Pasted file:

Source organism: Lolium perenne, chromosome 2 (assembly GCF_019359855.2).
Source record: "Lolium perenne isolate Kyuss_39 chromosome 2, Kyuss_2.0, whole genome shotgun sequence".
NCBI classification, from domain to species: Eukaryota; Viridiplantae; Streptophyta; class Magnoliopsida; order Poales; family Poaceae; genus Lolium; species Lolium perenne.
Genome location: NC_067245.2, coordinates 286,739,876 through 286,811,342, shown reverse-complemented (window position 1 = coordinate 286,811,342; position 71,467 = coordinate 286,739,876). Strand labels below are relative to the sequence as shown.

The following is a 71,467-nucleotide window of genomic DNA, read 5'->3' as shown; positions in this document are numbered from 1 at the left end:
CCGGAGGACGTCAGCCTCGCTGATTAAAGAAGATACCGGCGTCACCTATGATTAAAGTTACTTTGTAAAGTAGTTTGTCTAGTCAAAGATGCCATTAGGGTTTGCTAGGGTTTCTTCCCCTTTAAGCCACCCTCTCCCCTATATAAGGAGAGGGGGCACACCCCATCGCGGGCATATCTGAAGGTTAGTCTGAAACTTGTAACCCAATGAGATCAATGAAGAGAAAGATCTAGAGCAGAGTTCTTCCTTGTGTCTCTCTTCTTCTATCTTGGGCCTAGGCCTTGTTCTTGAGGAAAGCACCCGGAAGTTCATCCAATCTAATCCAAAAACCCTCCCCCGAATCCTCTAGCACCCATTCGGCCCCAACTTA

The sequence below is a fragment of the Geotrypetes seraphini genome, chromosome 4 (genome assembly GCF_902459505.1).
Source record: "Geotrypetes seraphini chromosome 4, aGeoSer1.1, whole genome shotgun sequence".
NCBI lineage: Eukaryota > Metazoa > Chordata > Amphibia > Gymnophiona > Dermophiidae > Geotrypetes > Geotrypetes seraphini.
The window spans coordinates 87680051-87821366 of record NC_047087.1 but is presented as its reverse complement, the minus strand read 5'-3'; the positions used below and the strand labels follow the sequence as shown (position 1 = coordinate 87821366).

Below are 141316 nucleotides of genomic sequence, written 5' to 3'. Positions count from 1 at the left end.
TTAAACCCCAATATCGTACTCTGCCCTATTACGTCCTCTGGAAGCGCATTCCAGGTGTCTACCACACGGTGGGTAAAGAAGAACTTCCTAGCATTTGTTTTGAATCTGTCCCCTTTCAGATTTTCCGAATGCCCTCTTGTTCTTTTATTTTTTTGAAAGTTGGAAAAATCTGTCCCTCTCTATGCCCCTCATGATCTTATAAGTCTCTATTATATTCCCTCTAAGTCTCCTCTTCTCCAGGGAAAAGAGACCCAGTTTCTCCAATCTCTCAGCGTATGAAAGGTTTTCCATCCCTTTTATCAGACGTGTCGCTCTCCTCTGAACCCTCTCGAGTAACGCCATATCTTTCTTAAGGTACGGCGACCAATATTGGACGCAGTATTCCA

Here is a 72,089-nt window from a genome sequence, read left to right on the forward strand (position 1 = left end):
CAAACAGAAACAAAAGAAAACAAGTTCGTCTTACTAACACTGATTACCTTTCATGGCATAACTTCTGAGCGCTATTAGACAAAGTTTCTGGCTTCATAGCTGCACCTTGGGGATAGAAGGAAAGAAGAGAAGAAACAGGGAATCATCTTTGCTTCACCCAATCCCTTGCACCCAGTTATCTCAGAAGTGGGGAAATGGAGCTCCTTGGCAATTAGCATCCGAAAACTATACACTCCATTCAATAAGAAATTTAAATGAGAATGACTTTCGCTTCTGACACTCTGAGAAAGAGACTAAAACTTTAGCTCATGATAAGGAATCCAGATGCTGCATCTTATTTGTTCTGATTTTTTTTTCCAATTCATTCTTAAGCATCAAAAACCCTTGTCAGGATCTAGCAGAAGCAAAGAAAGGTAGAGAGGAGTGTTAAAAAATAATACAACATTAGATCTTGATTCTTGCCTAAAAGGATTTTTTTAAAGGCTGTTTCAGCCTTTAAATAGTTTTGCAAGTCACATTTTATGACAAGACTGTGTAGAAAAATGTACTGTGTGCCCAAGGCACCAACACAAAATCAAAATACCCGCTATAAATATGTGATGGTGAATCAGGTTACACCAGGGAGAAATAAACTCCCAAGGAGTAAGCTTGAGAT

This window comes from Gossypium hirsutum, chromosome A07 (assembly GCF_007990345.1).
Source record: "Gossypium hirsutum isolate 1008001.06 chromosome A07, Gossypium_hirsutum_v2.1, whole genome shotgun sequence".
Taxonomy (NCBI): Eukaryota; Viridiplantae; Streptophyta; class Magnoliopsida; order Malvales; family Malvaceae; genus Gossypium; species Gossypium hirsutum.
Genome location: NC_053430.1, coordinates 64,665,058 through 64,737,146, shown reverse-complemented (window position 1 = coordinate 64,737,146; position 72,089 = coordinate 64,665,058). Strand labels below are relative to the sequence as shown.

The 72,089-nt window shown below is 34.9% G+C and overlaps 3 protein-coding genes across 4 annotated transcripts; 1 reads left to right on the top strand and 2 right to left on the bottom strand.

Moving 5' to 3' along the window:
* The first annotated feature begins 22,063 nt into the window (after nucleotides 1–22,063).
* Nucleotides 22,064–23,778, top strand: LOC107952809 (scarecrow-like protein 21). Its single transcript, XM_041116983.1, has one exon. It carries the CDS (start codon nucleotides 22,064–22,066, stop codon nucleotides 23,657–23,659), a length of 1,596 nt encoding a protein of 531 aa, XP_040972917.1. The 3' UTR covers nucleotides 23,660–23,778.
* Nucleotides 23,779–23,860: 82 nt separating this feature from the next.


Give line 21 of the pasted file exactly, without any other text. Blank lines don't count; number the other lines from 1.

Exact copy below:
* The first annotated feature begins 22,063 nt into the window (after nucleotides 1–22,063).